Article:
It has to be said on the morning of our visit Button returned from her overnight hunting expedition (ahem, not THAT much wrong with her then...), with a mouse, which she consumed for breakfast! I did wonder WHY I was taking her to the vet, but I know from experience that it's necessary to catch these infections early, for all our sakes.
So into the box she goes. NOT best pleased, and I was rather unkind, waking her up and unceremoniously dumping her in the box and whacking the lid shut. Though in that nano second between each, she woke up enough to put up a stiff resistance.
Anyway it was a beautiful sunny day with calm seas so the journey across wasn't too bad, the vet saw us promptly and we were back home again by mid-day. Button, of course, getting a pouch of "gourmet" food for her troubles!
But it could have been MUCH worse - a few days later THIS was the sea we would have had to cross!
|Photo by Irene of Breckan looking towards Hoy Low|
As I say Button has made a full recovery, and after some cake, so did I.
Monday, 6 October 2014
Button feeling a bit "Mondayish" and realising she has to go out in a gale and heavy rain to have a pee! She DOES have use of a litter tray, but being a rufty tufty country cat she insists on going out in all weathers!
Anyway I'm joining her with my head in my meataphorical paws - er no *I* use my indoor facilities!! But I'm way behind answering comments here and I LOVE getting comments. Apologies - I will reply! Just life getting in the way of fun stuff - you know how it is. That and energy following the sun to hide behind the Hoy hills for winter I think......
Another gale due for tomorrow - I may emerge by the end of the week....perhaps......
Wednesday, 1 October 2014
To be fair, it was only the one gale and it didn't stay too long! But for a couple of days we have VERY changeable weather.Sunshine, showers and wind.....
The Hamnavoe Ferry which sails from Scrabster on the North coast of Scotland is pictured here on it's usual route via Hoy. However during the gale it sailed up Scapa Flow as it was more sheltered.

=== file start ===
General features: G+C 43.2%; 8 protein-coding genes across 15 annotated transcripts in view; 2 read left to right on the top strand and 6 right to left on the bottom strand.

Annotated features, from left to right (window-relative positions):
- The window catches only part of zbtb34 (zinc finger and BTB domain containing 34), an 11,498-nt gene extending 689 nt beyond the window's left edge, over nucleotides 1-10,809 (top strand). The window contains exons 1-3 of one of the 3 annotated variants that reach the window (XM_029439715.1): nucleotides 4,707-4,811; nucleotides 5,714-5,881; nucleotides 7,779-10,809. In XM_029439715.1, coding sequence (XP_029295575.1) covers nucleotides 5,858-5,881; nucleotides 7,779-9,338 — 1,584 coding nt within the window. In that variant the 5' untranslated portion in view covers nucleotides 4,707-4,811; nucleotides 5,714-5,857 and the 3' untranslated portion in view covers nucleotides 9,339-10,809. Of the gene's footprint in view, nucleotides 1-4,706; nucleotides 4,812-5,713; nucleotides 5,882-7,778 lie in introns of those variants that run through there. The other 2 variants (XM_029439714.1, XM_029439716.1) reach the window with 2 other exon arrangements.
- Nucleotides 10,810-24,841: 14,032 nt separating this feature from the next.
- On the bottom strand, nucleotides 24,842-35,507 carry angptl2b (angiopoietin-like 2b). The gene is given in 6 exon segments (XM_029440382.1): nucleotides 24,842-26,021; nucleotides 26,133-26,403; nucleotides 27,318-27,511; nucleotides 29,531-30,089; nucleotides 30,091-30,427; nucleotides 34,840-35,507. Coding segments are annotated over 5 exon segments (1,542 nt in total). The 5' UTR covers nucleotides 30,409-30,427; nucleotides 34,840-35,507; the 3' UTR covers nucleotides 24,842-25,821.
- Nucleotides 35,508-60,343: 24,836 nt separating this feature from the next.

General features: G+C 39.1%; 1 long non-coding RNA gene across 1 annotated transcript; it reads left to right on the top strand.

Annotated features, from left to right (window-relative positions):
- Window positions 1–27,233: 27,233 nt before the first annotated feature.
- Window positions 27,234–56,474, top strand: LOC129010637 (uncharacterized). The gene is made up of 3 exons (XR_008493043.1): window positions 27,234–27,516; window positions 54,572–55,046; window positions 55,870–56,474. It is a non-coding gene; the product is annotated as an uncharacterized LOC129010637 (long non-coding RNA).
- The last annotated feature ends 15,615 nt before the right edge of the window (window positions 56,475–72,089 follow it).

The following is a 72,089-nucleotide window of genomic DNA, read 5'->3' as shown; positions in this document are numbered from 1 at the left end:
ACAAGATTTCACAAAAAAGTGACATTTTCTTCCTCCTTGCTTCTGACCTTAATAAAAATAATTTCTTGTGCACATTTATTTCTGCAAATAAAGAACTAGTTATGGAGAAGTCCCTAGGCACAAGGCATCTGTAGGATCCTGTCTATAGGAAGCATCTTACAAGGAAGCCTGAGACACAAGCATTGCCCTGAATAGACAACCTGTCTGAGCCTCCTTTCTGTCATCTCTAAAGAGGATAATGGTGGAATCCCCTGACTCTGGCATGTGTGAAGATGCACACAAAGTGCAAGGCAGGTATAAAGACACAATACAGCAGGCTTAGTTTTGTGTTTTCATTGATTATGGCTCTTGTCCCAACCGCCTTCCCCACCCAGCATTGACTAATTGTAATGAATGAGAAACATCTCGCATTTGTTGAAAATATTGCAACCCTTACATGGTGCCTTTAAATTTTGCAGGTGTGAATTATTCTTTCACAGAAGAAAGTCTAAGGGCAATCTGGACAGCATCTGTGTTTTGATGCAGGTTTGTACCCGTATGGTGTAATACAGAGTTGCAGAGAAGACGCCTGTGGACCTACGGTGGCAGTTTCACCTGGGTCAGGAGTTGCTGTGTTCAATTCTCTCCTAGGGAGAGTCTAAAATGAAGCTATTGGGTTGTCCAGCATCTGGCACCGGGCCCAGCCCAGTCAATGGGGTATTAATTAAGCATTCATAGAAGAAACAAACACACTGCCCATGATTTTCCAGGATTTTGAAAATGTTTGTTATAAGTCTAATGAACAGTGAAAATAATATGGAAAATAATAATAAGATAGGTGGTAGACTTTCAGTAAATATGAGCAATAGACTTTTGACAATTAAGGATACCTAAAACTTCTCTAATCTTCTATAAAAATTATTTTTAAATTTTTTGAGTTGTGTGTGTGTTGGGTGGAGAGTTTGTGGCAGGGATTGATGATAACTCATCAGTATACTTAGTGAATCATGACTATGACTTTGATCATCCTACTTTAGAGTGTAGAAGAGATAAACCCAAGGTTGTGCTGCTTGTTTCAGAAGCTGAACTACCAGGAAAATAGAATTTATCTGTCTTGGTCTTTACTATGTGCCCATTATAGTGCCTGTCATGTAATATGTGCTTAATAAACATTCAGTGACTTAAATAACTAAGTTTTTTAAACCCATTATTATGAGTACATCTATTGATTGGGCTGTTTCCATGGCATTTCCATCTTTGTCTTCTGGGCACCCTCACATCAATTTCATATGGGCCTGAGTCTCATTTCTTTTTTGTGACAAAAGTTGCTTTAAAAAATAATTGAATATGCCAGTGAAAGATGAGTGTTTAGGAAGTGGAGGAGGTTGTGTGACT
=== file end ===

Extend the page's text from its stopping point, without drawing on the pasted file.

And the rain came too.....
I now have some sheep in my field behind the house. These belong to a neighbour. The brown ones are crossed with Jacob sheep. These are this season's lambs which will be sold onto another farmer to "bring them on" before they go for - er - eating.... I don't like thinking about that bit but I DO eat meat so I shouldn't really be so squeamish. And at least these lambs have had a good life on Gramesay for the summer.
Large clouds over Stromness on the Orkney Mainland.
And the sun is out for a while.... I love the bright colours after a shower of rain
The grass in front of the house is getting quite long, but it's not been dry enough for me to get my tractor mower out. The hens just love wandering among the grass, nibbling bits of it and scratching around for any insects or worms.
If you look closely at the front of the house you can see a diagonal line running from the window above the door to just below the window to the right of the bench. That's where the old stone staircase used to be. It disappeared long before I lived here. But originally the house was split into two "flats", with one family living upstairs and one downstairs. Both with their own entrance. Quite unusual for an island property which were usually small croft houses.
More interesting clouds over the Orkney Mainland - this time looking towards Orphir, behind the Hoy High lighthouse.
More sheep were added to the field during the week. I like having sheep in the field, they are usually quiet (so don't disturb my sleep! Apart from lambing time), and make the the place feel part of a farm again (the house was one of the main farmhouses on the island at one time).
And here you can see the sweep of Sandside bay. The island road runs quite close to the shore so on stormy days drivers have to watch for waves crashing over.
And down at the main Graemsay pier were some seals taking a break......
These are grey seals and are often seen around the shore on Graemsay
And here is our ferry coming into the pier - it had engine problems a couple of weeks ago and we had to have some interim boats (a pilot boat among others) and a small ferry drafted in from another island for a few days. We were all glad to see our own wee ferry return though.